When it comes to Luck and injuries, it’s always going to be different. No matter how much he detests this reality — that he is not just any other player and never will be — it’s not changing.
There’s still time, but the longer Luck, who turns 30 next month, goes without returning to practice, the more the apprehension builds within a fan base that’s lived through this before. Here’s everything we know about the calf injury that won’t go away:
After participating in the Colts’ initial offseason workouts, Luck is held out of the second phase of OTAs with what Reich describes at the time as “just a calf strain.” The team takes the precautionary approach but expects him on the field for minicamp during the second week of June.
“Calf strains, or those kinds of things, you just want to let those things go or they’ll nag you for a while,” said Reich, who notes that he dealt with the same injury as a player.
Reich added he felt Luck “could go out and play” if the team had a game that Sunday.
“I don’t anticipate him being out the whole (spring) camp,” Reich said.
Only that’s exactly what happens. Luck is held out of the team’s mandatory minicamp but pledges in mid-June that “we’re on a very, very good page and I’ll be ready for training camp.”
The strain has now kept him off the practice field for a month, but with a six-week window before training camp, the concern level is low. Internally, the Colts are confident Luck will be full-go come late July.
“Within the calf strain injury, I’d say it’s on the longer side,” Reich acknowledges. “I don’t think it’s out of the range of a calf strain, but it’s definitely on the longer side. We’re not concerned.”
Luck practices to begin training camp but in a limited capacity. The team, aiming to avoid overworking the calf too quickly and risking a setback, starts him in individual drills and keeps him out of team sessions. Within the first week, Luck moves into 7-on-7 work. He looks sharp — the shoulder is good — and goes 8-for-9 one afternoon, dissecting the defense with ease.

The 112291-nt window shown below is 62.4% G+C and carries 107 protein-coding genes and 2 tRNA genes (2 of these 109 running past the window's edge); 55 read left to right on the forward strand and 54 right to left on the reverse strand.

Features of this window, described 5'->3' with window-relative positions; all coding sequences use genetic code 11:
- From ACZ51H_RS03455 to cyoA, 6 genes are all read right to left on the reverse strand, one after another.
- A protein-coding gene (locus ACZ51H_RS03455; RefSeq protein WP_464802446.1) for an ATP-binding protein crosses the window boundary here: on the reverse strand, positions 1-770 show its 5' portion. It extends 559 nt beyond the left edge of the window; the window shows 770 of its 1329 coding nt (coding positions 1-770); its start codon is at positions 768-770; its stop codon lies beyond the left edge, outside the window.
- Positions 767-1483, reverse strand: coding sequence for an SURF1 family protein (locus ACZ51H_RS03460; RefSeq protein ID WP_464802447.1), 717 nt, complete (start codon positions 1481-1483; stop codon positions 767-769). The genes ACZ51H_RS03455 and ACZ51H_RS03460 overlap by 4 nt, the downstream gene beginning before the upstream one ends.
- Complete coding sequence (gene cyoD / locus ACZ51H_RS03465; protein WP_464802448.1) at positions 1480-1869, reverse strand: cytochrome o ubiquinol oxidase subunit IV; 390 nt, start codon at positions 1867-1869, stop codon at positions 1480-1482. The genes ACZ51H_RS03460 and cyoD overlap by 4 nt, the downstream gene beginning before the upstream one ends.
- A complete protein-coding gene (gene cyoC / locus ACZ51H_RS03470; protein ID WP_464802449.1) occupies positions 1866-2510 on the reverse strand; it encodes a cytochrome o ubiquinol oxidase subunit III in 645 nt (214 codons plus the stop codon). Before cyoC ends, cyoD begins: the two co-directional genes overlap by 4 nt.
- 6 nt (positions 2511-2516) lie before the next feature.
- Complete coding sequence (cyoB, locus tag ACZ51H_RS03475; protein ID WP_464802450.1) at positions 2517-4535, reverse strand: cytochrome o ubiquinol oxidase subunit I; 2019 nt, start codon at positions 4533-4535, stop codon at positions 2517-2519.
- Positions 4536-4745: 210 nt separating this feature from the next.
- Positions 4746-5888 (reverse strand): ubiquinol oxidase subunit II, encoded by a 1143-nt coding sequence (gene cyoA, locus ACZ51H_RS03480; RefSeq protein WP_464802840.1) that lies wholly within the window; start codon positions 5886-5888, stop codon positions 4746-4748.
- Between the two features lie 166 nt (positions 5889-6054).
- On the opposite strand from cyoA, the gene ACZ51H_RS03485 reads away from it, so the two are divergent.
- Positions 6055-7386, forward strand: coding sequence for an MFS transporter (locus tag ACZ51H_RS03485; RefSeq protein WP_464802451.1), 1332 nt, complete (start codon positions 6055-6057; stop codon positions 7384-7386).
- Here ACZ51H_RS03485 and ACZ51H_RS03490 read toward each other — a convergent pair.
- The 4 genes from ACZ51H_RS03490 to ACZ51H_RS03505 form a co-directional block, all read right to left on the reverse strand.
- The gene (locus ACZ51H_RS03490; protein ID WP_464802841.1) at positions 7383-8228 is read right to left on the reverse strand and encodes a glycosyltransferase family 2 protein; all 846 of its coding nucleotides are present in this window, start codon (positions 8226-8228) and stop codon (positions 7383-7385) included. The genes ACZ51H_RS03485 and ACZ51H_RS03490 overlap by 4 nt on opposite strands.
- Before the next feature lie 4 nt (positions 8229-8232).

But he never sees 11-on-11.
During his third practice, on July 29, Luck is clearly out of sync, and far more inaccurate than normal. After several misses, he restarts his throwing motion, visibly frustrated. The calf isn’t right, and the pain has spread down into his ankle.
“I (felt) like something is going to yank, something is going to pull, trying to change direction aggressively,” he said a day later.
Before the next practice, he huddles with Reich and tells him he wants to take a step back and give the calf more time. Reich agrees.
Heeding the hard lessons he learned during the shoulder nightmare, Luck sides with caution, refusing to push the muscle through the pain. That’s what he did in the late summer and early fall of 2017, hoping his surgically repaired shoulder would miraculously return to form and he’d have a chance to save the Colts’ sinking season. But the pain stayed. Throwing through it made the injury worse.